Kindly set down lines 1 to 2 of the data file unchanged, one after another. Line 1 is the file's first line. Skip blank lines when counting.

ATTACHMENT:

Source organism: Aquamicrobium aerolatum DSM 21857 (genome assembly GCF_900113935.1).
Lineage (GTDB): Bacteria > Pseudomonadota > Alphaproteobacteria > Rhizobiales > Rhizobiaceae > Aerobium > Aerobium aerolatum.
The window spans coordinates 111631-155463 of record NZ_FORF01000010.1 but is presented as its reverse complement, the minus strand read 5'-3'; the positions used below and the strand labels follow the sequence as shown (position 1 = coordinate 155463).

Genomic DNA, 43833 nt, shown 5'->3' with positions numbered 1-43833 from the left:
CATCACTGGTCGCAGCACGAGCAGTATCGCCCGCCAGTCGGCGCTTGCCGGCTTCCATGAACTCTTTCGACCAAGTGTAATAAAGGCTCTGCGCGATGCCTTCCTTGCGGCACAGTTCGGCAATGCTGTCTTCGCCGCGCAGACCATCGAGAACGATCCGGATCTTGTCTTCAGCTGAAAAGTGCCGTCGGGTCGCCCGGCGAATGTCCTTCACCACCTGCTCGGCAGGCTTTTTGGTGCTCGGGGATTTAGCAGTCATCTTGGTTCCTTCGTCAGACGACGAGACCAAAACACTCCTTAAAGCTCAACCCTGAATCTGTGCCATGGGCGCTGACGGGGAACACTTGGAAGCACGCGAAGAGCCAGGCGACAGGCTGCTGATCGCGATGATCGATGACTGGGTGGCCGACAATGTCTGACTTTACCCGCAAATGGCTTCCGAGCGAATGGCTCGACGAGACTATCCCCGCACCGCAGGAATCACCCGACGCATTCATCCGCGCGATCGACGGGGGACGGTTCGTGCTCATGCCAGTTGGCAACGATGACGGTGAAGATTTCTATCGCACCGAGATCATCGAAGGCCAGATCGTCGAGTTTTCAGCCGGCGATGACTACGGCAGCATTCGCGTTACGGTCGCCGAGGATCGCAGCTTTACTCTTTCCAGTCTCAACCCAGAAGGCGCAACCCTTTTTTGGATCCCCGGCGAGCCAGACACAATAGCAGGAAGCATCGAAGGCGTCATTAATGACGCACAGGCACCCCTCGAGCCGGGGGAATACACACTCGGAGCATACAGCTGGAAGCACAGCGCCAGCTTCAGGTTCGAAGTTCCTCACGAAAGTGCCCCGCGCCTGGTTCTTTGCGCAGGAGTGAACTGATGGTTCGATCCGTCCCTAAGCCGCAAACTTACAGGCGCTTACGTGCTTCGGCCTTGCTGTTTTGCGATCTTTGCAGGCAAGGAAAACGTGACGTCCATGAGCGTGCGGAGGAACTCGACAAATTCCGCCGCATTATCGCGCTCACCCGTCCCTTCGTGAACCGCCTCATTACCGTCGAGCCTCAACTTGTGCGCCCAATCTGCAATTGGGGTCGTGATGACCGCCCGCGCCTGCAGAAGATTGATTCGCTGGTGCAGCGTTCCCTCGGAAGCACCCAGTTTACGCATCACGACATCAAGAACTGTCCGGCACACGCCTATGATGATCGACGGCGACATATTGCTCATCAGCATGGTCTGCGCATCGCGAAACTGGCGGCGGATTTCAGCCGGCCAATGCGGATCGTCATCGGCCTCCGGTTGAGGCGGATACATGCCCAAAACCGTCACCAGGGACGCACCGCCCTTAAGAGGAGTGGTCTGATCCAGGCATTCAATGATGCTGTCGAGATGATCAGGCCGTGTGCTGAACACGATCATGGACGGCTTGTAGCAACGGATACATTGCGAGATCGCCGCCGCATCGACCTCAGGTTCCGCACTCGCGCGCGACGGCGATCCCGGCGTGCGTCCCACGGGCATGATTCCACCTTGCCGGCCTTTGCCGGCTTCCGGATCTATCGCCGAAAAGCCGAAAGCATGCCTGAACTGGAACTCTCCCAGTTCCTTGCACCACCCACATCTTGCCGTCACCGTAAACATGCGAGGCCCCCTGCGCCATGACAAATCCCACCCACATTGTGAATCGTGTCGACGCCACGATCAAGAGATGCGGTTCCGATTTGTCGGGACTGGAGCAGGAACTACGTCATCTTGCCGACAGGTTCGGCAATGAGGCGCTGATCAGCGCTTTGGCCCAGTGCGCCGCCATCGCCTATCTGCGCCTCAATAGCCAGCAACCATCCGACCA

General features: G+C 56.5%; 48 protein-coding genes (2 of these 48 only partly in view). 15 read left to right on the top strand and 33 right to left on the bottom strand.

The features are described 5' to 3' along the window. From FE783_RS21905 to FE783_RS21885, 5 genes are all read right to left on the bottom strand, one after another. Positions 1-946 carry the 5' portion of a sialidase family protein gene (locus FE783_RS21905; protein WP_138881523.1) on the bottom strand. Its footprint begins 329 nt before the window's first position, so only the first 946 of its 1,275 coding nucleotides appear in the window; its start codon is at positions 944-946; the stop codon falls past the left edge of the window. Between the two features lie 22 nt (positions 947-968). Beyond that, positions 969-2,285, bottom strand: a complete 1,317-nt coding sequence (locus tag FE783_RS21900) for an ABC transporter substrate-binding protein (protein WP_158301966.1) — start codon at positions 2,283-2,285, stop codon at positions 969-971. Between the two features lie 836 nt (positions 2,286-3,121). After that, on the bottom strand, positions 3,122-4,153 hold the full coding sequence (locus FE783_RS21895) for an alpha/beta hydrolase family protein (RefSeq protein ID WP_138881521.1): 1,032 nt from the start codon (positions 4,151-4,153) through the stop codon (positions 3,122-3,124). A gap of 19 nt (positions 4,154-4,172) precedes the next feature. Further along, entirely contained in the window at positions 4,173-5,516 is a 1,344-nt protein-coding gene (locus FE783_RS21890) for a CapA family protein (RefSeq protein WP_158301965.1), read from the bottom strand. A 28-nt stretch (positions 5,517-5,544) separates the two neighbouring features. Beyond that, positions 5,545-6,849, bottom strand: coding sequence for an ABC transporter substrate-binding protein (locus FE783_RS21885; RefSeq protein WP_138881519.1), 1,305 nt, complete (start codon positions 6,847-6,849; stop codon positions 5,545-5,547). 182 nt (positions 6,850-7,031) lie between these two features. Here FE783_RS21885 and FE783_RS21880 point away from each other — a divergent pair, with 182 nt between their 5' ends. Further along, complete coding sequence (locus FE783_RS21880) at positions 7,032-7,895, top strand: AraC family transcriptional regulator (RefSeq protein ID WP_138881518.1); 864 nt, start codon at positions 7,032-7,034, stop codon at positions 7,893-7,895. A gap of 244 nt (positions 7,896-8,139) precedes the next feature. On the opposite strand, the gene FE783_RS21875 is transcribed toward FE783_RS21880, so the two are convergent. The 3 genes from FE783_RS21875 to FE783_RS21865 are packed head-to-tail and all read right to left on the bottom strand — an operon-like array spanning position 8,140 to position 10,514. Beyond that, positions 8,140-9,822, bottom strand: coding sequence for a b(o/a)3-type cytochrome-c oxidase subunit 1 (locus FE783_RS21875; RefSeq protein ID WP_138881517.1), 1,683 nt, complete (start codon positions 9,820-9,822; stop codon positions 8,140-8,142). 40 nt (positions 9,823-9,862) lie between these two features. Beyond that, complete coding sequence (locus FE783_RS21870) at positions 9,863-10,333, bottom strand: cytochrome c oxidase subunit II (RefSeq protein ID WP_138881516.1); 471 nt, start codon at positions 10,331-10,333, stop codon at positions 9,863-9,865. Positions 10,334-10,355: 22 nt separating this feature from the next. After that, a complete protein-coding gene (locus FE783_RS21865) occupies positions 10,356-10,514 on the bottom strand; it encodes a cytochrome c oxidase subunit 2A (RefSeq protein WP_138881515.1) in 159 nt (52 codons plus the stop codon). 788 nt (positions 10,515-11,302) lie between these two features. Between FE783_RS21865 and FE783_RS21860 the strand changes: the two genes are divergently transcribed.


Source organism: Aquamicrobium aerolatum DSM 21857 (genome assembly GCF_900113935.1).
Lineage (GTDB): Bacteria > Pseudomonadota > Alphaproteobacteria > Rhizobiales > Rhizobiaceae > Aerobium > Aerobium aerolatum.